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PTA vs Scribe for HCE?


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#21 simply dave

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Posted 30 March 2017 - 07:57 PM

Just a quick update in case anyone is wondering.  

 

My top pick for schools: says Scribe > PT aide

2nd pick: Scribe doesn't even count.  PT aide does as well as ophthalmic technician.  

3rd pick: Scribe doesn't even but.  PT aide does as well as ophthalmic technician.  

4th pick Scribe > PT aide > ophthalmic technician
 
I'm waiting to hear back from other schools.  
 
I'm leaning towards taking the ophthalmic technician job that will hopefully lead to the scribe job.  Also the ophthalmic technician job pays more and offers benefits/401k vs the PT aide job. 


#22 perezn1

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Posted 12 April 2017 - 05:39 PM

How does one become a scribe? 



#23 Jdabrowski

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Posted 12 April 2017 - 07:08 PM

How does one become a scribe? 

I checked on indeed.com for scribing jobs. I luckily found a private clinic which pays me much higher than large scribe programs and I get to be much more involved. I do not believe there is any certification you need to do for this, but it is helpful to have a background in medical terms, and I will say having a pharmacy background before this I know the drugs, the doses, and what they are prescribed for. Spelling most of the drugs is the bigger problem. Just start with googling Scribe positions in your area. Hope this helps! As much as people bash on being a scribe you get a lot out of it if you put in the time to learn and ask questions. This has been an insightful experience in my book, and I am VERY glad I have the opportunity to do this.


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#24 Jdabrowski

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Posted 12 April 2017 - 07:15 PM

Former ER scribe/current PA student here. If I had to do it all over, I would hands-down be a scribe again. This was the best pre-PA school job I could have ever asked for. As a scribe, you gain insight into the medical decision making of a healthcare provider that no other experience offers.

 

Just like any other job, as a scribe, you get out of it what you put into it. I told the physicians I worked with that I wanted to learn as much as possible --- so they taught me how to interpret labs, EKG's, x-rays, etc. After the physician looked at the EKG, they would hand it to me and ask me what I thought. If a patient was wheezing, they would say, "come over here and take a listen to this person's lungs and tell me what you hear. What tests do you think I'll order?" For two years, I strived to learn something new from every patient encounter, and I never hesitated to ask questions if I didn't understand the provider's train of thought.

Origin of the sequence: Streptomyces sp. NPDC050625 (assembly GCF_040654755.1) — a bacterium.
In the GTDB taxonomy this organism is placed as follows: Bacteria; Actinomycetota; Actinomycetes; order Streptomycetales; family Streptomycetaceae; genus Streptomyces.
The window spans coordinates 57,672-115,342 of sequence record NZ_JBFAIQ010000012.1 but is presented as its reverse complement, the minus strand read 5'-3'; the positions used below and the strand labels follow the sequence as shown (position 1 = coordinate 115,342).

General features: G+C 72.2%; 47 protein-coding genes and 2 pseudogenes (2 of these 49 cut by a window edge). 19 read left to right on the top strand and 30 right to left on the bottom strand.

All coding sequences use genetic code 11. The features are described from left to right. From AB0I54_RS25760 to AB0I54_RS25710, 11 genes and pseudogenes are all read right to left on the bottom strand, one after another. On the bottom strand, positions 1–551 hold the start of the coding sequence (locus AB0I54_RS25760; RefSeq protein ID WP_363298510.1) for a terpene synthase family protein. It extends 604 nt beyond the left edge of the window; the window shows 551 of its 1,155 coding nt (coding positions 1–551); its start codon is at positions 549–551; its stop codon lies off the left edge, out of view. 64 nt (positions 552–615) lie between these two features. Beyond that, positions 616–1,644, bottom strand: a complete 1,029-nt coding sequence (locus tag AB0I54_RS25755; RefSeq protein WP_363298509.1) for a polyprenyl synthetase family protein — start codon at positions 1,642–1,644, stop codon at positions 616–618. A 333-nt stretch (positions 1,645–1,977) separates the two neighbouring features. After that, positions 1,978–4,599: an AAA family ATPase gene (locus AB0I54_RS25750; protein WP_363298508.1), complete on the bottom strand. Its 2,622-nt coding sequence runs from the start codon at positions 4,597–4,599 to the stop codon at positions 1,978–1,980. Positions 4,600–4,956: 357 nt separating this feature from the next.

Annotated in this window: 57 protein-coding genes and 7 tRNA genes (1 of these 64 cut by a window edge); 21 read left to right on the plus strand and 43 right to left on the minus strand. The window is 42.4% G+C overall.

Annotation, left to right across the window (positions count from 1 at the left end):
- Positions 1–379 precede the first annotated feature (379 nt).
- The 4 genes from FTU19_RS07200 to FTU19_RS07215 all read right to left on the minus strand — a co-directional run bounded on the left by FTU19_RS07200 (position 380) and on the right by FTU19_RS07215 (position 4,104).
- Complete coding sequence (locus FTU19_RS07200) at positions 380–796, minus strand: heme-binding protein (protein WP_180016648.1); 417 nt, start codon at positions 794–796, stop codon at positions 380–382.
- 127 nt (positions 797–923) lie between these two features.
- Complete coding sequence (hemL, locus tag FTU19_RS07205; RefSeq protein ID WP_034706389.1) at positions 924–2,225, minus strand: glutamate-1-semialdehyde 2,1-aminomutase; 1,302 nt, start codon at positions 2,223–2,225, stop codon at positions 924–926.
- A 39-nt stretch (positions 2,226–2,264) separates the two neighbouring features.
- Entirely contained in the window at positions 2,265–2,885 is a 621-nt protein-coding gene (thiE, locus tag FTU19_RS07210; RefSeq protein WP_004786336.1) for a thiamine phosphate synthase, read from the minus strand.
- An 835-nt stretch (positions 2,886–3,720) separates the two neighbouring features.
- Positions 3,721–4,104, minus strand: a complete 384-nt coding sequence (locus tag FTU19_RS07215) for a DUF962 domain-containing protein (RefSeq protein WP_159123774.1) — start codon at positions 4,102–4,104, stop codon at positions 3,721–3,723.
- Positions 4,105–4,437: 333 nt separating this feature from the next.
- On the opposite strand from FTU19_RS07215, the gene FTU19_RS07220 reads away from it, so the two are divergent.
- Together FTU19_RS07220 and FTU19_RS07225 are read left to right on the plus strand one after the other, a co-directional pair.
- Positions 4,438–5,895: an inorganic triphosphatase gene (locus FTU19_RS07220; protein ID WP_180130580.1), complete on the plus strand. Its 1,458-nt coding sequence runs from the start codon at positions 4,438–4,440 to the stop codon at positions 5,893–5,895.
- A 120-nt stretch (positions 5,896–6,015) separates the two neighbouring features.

By the time I started PA school, I already had a basic knowledge of differential diagnoses for just about any complaint. I already knew the doses and indications for common drugs. After spending literally thousands of hours attached at the hip with an ER doctor, I had already been exposed to the presentation, work-up, and treatment for a variety of diseases and injuries. Yes, I still have plenty to learn. But I have a very solid foundation on which to expand my knowledge. 

 

I am not saying that hands-on experience isn't valuable --- it certainly is. But I firmly believe scribing can be outstanding preparation for PA school if you're willing to make the most out of it. 

I wish I could like this post all over again! I was literally told by two people that my hours in scribing would not account for much, but have followed the same path as you and since I have started my doc has guided me through interpreting lab results, EKG's, Xrays, etc and I have had to help him in very minor procedures by holding equipment while he was cutting something etc. I also have a very decent background in pharmacy so this part was easy for me to know the drugs, what they are used for, how they are dosed, and was even able to remind my doc that some of these medications are in liquid form or could be compounded easily. As an extra I volunteer in a hospice center and assist in feeding, clothing, and bathing pts and follow one around who has severe dementia so she doesn't get into other rooms etc.


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#25 Dmurphe18

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Posted 17 April 2017 - 01:29 PM

Hello, I am currently working as a cushion orthotic fitter and retaking classes trying to apply for the 2018 year, I fit orthotic equipment like back knee and ankle braces as well as regularly collaborate with doctors about patient best interest, would this count as good patient contact experience? I don't want to waste my time if this will not help me in the long run. I also have a very low gpa of 2.6 and a 2.5 bio gpa. Are my chances realistic for being a pa? Any feedback is very appreciated thank you!
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